April 6, 1999
Collegeville, Minn. - Saint John's University will present The Fr. Colman J. Barry Award for Distinguished Contributions to Religion and Society to Ian Barbour. Barbour is the Winifred and Atherton Bean Professor of Science, Technology and Society Emeritus at Carleton College. The award presentation is scheduled for Friday, April 16, at 8 p.m. in the SJU Stephen B. Humphrey Theater as part of the annual Fellows Day celebration. The title of Barbour's lecture is "Science, Technology and the Christian Tradition." SJU will also hold a dedication of its new and renovated science facilities and the public announcement of its science facilities campaign as part of the day's events.
Barbour recently won the $1.24 million Templeton Prize for Progress in Religion, which is the world's richest annual award. Barbour won the Templeton Prize for his work on the dialogue between science and religion. He has also examined ethical issues raised by technology. Begun in 1972 by the renowned global investor Sir John Templeton, the prize is given each year to a living person who has shown extraordinary originality in advancing humankind's understanding of God and/or spirituality. Past winners include Mother Theresa and the Rev. Billy Graham.
"We are pleased that Professor Barbour will be us for this special day as an example of the leadership and exploration into religion and society that Fr. Colman Barry displayed throughout his life," said SJU President Dietrich Reinhart OSB.
Barbour's Issues in Science and Religion, published in 1965, has been credited with literally creating the contemporary field of science and religion. Barbour has also written and spoken extensively about ethical issues arising from the technological applications of science. As a physicist and theologian familiar with both these disciplines, which had long been considered separate domains, his writings have influenced an entire generation of scientists, religious scholars, church leaders and laity.
Barbour received a degree in physics from Swarthmore College and a master's degree in physics from Duke University in 1946. Barbour enrolled at the University of Chicago and served as a teaching assistant to Enrico Fermi, the Italian-born physicist who had carried out the world's first atomic chain reaction in Chicago. Barbour pursued research in high-energy physics. In 1949, he completed his doctorate in physics.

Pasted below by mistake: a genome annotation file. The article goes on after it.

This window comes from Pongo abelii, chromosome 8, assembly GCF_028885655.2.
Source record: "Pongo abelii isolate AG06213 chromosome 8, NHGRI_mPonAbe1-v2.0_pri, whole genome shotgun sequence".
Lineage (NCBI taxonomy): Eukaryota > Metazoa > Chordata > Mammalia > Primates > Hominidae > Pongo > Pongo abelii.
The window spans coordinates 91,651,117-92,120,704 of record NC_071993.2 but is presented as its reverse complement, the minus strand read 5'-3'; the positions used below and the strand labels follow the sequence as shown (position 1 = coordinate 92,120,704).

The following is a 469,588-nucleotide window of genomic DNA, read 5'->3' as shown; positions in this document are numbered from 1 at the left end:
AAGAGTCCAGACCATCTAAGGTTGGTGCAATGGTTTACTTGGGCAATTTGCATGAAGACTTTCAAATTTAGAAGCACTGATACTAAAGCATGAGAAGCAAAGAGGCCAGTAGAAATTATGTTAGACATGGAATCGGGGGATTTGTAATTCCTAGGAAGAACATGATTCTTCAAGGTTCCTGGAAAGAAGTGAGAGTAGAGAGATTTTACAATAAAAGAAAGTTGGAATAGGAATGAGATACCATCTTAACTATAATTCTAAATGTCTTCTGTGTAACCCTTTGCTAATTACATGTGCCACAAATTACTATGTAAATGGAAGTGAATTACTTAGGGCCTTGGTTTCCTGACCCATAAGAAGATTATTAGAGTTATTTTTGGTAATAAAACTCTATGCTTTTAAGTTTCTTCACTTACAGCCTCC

From there, Barbour joined the physics department at Kalamazoo College in Michigan, becoming department chair in 1951 at age 28. Around this time, his research reports and articles began to appear in scientific journals.
Two years later, Barbour took a step that would change his life, and the worlds of science and religion, forever. Enrolling in Yale Divinity School, he studied theology, philosophy and ethics. During his summers he did additional work at Union Theological Seminary in New York. By 1956 he had earned a divinity degree from Yale.
In 1955, Barbour accepted an offer from Carleton College in Northfield, Minn., that presaged the unique career that lay ahead: he was appointed to teach in both the physics department and the religion department. Within a few years, he was chair of the religion department.
Barbour's many books and articles have compared methods of inquiry in science and religion, and explored the theological implications of the Big Bang, quantum physics, evolutionary biology, and genetics. Over the years he has also written and lectured widely on ethical issues in such fields as technology policy, energy, agriculture, computers and cloning. In the 1970s he initiated an interdisciplinary program in Science, Technology and Public Policy at Carleton, and spent a year as Lilly Visiting Professor at Purdue.
The Fr. Colman J. Barry Award recognizes the contributions that the Rev. Barry, a Benedictine monk of Saint John's Abbey, made during his life of scholarship and teaching. The author of several books, including his three-volume Readings in Church History and Worship and Work, the Rev. Barry began his teaching career at Saint John's in 1952. He died in 1994.
The Rev. Barry played a role in the establishment of the Institute for Ecumenical and Cultural Research at Saint John's, and was responsible for the creation of the Jay Phillips Chair in Jewish Studies, the first such chair at an American Catholic college. His creative leadership set the roots on the SJU campus for Minnesota Public Radio, which has grown to become one of the top public radio networks in the nation.
For more information about the Colman Barry Award, call 320-363-2595 or 1-800-635-7303.
Saint John's University for men and the College of Saint Benedict for women are partners in liberal arts education, providing students the opportunity to benefit from the distinctions of not one, but two nationally recognized Catholic, undergraduate colleges. Together the colleges challenge students to live balanced lives of learning, work, leadership and service in a changing world.